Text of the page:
The Telegraph reports that Professor Robert Winston has criticised the recent British Association Festival of Science for allowing an ‘unbalanced’ discussion of parapsychology as “I know of no serious properly done studies which make me feel that this is anything other than nonsense.”
This is a little ironic, as Winston recently had adverts for ‘clever milk’ pulled from newspapers by the advertising standards authority for being misleading.
In the adverts, he claimed that a brand of Omega-3 fortified milk boosted children’s intelligence. The authority did not find evidence to support this claim.
Ben Goldacre’s Bad Science column in The Guardian summarises the evidence as follows:
Contrary to what the pill-peddlers would tell you, the evidence for omega 3 pills being beneficial in children is really rather thin: only a handful of small trials have been published in proper journals, and at last count 3 were positive, 2 were negative, and none were in mainstream children.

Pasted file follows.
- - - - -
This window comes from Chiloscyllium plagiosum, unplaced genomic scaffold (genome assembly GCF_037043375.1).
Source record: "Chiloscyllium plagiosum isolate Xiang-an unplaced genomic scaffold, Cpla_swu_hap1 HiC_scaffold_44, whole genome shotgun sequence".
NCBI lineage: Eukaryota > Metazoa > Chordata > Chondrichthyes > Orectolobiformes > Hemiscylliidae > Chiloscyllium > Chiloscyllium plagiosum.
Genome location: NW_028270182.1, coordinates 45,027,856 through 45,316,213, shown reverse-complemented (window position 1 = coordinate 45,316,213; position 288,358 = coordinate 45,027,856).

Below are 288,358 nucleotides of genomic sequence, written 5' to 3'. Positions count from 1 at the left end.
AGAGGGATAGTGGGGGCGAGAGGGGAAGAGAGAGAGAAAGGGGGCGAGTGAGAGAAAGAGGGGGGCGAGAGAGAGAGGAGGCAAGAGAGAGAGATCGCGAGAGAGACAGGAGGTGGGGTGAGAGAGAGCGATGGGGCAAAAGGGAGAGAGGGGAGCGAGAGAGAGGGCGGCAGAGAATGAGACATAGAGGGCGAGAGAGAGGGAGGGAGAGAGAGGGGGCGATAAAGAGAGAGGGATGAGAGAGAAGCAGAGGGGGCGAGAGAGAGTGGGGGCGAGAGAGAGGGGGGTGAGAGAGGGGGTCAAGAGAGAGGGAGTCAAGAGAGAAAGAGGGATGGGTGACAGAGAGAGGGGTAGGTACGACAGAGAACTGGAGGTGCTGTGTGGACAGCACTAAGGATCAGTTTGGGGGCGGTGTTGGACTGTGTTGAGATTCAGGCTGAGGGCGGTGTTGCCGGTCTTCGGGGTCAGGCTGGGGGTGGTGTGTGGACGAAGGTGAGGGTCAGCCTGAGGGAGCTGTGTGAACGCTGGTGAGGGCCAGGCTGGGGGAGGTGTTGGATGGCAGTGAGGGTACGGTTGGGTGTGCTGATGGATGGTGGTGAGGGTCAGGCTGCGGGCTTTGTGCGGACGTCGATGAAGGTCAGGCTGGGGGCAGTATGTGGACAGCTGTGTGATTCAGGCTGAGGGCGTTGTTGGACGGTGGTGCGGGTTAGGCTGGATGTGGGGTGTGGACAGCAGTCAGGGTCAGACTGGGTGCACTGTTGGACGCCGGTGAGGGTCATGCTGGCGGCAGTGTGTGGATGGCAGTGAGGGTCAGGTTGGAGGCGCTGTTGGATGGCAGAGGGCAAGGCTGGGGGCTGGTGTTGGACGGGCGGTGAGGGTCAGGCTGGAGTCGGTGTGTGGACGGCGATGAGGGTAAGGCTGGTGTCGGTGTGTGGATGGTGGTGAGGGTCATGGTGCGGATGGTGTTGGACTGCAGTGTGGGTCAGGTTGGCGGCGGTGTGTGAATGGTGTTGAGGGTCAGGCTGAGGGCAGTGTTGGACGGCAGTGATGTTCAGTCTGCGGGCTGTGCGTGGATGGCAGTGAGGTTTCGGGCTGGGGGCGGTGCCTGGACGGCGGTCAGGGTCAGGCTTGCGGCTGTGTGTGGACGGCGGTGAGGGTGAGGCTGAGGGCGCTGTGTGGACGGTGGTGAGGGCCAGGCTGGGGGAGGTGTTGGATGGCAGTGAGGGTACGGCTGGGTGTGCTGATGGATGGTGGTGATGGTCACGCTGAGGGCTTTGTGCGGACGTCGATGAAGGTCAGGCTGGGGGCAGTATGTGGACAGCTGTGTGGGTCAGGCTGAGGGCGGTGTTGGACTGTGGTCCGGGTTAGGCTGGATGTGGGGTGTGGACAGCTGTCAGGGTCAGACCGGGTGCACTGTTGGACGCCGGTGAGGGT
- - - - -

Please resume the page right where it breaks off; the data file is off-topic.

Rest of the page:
The conclusion of these studies is about as strong as that drawn from a recent review in Psychological Bulletin on psychokinesis.
The review concluded by saying that the evidence was weakly positive in support of this ‘psi-ability’, but they couldn’t be sure that the effect wasn’t due to a reporting bias.
In contrast to the Omega-3 studies, however, the authors of the review found that the psychokinesis studies were generally of a high standard.
One of the ironies of this debate is that parapsychology studies are often some of most rigorously conducted in science, largely to avoid accusations of ‘pseudoscience’.
The fact that they tend to find a weak effect at best (and most commonly no effect) doesn’t make them bad science.
Furthermore, as pointed out by a 2004 New Scientist article, (pdf) the studies are typically better conducted and can produce greater supporting evidence than the often notoriously-biased pharmaceutical drug trial reports.
To quote psychologist William James “A great many people think they are thinking when they are merely rearranging their prejudices”.